This is only logical. Children have their parents. Businesses have owners and managers. The Israelites had judges and kings. All of these leaders are given authority from God for the good of those under them. So it is with the Church. According to Christ’s Will, bishops are appointed to teach, sanctify, and govern the faithful with the priests and deacons to assist them. At times, they may be mediocre leaders, even downright sinful, but that doesn’t discount their essential role or authority in the Church.
We see the power of this authority given by Christ to the Apostles and their successors playing a key role in the Church’s history. For over 2,000 years, the Church has kept the fullness of the deposit of Faith entrusted to her. This, even when she’s been ruled by bad or weak men. No other church can boast of this.
According to His Divine Will
Of course we might ask, why would God want us to have a Pope and clergy? Why wouldn’t He lead us by some other means like some special infused knowledge, visions, etc.?
A number of reasons come to mind. One is that God likes to reach us through humble means. On occasion, He works miracles, but generally He employs the ordinary. Jesus wasn’t born in a palace, but in a lowly stable. He didn’t fly through the skies above Galilee; He walked or went in a boat.
Furthermore, as God Himself became man, it makes sense that He would employ other human beings in His work. Jesus didn’t isolate Himself; He truly lived among us. What an honor, too, that men can actively partake in the work of redemption. Humanity sinned and caused this messy, fallen world we live in. Now God invites men to partake in the work of their own redemption, using their gifts to serve Him and their fellow human beings.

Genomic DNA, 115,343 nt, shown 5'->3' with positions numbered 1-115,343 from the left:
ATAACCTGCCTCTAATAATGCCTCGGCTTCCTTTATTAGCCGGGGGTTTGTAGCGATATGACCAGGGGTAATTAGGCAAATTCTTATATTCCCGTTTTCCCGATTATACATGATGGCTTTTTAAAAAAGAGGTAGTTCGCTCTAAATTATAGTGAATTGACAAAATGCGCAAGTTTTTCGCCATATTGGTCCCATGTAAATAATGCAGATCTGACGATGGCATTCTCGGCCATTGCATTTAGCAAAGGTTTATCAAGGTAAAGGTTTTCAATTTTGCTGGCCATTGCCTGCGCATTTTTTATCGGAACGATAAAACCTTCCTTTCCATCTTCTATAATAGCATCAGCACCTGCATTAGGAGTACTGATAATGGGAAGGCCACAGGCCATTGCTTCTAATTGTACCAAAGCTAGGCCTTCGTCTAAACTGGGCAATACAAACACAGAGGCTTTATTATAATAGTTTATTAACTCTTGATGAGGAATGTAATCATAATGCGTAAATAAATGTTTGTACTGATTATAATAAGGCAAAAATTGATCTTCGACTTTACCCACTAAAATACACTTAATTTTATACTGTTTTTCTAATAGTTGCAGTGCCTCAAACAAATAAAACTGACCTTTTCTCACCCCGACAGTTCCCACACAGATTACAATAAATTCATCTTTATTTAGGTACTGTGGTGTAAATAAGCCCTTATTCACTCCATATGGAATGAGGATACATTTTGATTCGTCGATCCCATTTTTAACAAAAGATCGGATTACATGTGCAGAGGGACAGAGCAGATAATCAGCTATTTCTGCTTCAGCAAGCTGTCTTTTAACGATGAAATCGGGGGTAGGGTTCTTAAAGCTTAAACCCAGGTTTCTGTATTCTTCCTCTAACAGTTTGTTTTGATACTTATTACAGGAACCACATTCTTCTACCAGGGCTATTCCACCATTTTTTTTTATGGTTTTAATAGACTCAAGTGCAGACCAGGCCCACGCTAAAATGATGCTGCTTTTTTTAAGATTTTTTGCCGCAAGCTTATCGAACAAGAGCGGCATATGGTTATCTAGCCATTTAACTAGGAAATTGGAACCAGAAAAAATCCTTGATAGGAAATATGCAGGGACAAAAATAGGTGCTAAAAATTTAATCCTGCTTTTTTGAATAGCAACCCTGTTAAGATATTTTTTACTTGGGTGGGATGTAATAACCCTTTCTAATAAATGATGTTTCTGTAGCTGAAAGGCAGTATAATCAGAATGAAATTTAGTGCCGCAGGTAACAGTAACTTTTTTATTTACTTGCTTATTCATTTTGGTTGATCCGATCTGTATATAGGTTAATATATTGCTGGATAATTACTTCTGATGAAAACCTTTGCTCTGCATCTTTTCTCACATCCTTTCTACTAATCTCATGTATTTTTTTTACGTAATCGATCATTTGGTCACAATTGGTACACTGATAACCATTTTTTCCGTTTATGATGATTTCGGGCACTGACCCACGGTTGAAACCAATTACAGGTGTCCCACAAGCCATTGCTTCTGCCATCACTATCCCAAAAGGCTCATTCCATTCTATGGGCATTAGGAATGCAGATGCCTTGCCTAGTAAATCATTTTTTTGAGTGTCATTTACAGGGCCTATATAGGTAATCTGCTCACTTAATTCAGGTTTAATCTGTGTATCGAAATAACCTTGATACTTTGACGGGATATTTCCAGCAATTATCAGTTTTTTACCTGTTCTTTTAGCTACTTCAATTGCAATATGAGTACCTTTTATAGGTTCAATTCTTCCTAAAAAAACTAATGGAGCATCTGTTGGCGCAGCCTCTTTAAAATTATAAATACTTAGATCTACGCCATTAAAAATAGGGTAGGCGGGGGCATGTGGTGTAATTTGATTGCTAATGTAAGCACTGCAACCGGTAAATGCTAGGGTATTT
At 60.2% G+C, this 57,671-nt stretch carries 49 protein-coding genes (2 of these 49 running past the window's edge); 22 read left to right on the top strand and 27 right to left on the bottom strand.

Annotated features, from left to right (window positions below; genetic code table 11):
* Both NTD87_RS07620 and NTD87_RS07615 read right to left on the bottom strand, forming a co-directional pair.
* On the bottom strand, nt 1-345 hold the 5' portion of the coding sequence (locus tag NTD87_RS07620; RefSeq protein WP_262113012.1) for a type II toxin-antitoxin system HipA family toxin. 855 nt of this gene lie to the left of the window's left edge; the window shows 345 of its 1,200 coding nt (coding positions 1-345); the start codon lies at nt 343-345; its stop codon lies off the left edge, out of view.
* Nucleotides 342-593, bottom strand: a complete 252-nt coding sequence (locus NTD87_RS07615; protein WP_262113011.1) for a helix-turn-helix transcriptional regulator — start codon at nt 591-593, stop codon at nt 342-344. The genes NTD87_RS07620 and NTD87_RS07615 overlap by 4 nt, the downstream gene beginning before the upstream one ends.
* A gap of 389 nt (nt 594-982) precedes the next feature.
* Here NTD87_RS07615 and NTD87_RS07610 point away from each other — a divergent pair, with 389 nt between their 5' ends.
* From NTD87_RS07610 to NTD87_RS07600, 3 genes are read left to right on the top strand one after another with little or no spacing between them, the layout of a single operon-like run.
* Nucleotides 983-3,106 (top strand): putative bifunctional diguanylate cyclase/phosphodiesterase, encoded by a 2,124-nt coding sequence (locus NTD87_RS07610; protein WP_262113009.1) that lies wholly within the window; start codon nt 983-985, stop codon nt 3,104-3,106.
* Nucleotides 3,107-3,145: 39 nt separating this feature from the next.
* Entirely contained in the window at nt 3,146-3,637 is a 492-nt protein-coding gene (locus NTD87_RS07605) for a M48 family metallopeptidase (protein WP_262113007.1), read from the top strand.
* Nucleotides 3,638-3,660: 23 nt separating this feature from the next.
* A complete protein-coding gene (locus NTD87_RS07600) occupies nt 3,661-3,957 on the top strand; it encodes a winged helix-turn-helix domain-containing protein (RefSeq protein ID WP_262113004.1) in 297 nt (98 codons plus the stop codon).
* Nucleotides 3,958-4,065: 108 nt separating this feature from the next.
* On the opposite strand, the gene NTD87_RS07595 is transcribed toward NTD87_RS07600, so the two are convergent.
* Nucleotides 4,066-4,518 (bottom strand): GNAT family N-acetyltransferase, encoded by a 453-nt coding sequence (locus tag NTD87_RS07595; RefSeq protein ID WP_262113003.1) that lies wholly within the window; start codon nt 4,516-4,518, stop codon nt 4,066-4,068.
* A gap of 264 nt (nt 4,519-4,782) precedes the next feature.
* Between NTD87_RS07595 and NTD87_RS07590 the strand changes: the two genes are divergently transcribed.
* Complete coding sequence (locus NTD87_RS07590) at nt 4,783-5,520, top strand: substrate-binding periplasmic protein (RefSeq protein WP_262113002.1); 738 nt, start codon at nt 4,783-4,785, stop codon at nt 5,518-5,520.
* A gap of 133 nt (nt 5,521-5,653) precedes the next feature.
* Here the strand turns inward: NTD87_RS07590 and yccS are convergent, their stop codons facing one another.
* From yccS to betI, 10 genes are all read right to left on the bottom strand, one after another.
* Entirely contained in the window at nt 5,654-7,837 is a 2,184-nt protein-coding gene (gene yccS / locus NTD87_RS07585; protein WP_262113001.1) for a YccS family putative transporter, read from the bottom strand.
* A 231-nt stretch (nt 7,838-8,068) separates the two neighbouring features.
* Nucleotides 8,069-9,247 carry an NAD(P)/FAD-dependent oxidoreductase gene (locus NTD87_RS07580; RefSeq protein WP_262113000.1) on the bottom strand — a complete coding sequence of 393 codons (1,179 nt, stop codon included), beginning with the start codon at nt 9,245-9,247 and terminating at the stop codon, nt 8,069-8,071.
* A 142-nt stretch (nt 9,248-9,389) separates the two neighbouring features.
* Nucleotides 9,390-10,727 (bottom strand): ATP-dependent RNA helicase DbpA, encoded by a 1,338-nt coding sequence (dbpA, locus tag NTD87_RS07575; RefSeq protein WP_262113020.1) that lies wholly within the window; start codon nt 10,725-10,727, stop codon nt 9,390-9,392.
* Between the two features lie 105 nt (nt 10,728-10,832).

It’s incredible. Men are so weak. They struggle with sin and too often are indifferent to the evil of it. Yet God still chose to lay the foundations of His Church upon twelve men, and from there continues to build it up with us, as other “living stones” (1 Peter 2:4-5). And His work is a success.
Thanks be to God!
Other Articles in this Series
- “Why the Marks of the Church Matter (Based on a Conversation with a Seventh-day Adventist)
- The First Mark of the Church: “One”
- The Second Mark of the Church: “Holy”
- The Third Mark of the Church: “Catholic”
Amber writes from the bunker of her living room. There she hunkers down with her laptop and a blanket while keeping an eye and ear tuned in to the activity of family life. Music set on loop keeps her energy flowing as she muses on the deeper happenings of ordinary life and what food to restock the fridge with.
Rose has been drawing and writing since she could hold a pencil, creating worlds of giants, fairies, and adventurers from her imagination. She works as a graphic designer and loves discussing the good and creative aspects of literature, art, and film.